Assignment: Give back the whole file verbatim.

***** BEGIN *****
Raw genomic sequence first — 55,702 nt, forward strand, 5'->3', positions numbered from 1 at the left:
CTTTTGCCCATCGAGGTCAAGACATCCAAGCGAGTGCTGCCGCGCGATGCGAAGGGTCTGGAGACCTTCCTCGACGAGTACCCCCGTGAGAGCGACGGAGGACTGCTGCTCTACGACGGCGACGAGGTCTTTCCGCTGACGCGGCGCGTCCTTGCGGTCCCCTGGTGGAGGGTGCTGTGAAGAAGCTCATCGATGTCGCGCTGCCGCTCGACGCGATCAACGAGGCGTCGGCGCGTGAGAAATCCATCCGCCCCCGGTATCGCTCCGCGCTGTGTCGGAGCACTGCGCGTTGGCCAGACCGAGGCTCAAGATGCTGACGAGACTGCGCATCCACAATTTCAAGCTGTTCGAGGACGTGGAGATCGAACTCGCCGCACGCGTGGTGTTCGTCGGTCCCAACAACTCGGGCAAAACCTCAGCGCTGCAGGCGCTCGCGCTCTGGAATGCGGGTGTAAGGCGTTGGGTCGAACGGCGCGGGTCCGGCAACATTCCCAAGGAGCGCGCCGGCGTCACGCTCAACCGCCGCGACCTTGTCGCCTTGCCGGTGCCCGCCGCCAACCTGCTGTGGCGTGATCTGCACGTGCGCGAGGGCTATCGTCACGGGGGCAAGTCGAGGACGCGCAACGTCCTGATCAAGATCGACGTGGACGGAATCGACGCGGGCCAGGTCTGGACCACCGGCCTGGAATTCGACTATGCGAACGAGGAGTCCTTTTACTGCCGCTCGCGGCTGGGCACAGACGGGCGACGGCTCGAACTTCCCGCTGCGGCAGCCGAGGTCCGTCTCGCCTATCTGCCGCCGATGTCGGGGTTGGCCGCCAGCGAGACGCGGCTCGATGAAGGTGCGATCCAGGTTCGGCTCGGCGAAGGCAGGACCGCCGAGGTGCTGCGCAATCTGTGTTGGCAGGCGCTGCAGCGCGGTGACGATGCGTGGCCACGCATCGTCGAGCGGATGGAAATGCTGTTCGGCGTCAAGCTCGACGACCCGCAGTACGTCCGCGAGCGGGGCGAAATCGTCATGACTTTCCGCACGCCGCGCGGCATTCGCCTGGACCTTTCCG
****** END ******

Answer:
Raw genomic sequence first — 55,702 nt, forward strand, 5'->3', positions numbered from 1 at the left:
CTTTTGCCCATCGAGGTCAAGACATCCAAGCGAGTGCTGCCGCGCGATGCGAAGGGTCTGGAGACCTTCCTCGACGAGTACCCCCGTGAGAGCGACGGAGGACTGCTGCTCTACGACGGCGACGAGGTCTTTCCGCTGACGCGGCGCGTCCTTGCGGTCCCCTGGTGGAGGGTGCTGTGAAGAAGCTCATCGATGTCGCGCTGCCGCTCGACGCGATCAACGAGGCGTCGGCGCGTGAGAAATCCATCCGCCCCCGGTATCGCTCCGCGCTGTGTCGGAGCACTGCGCGTTGGCCAGACCGAGGCTCAAGATGCTGACGAGACTGCGCATCCACAATTTCAAGCTGTTCGAGGACGTGGAGATCGAACTCGCCGCACGCGTGGTGTTCGTCGGTCCCAACAACTCGGGCAAAACCTCAGCGCTGCAGGCGCTCGCGCTCTGGAATGCGGGTGTAAGGCGTTGGGTCGAACGGCGCGGGTCCGGCAACATTCCCAAGGAGCGCGCCGGCGTCACGCTCAACCGCCGCGACCTTGTCGCCTTGCCGGTGCCCGCCGCCAACCTGCTGTGGCGTGATCTGCACGTGCGCGAGGGCTATCGTCACGGGGGCAAGTCGAGGACGCGCAACGTCCTGATCAAGATCGACGTGGACGGAATCGACGCGGGCCAGGTCTGGACCACCGGCCTGGAATTCGACTATGCGAACGAGGAGTCCTTTTACTGCCGCTCGCGGCTGGGCACAGACGGGCGACGGCTCGAACTTCCCGCTGCGGCAGCCGAGGTCCGTCTCGCCTATCTGCCGCCGATGTCGGGGTTGGCCGCCAGCGAGACGCGGCTCGATGAAGGTGCGATCCAGGTTCGGCTCGGCGAAGGCAGGACCGCCGAGGTGCTGCGCAATCTGTGTTGGCAGGCGCTGCAGCGCGGTGACGATGCGTGGCCACGCATCGTCGAGCGGATGGAAATGCTGTTCGGCGTCAAGCTCGACGACCCGCAGTACGTCCGCGAGCGGGGCGAAATCGTCATGACTTTCCGCACGCCGCGCGGCATTCGCCTGGACCTTTCCG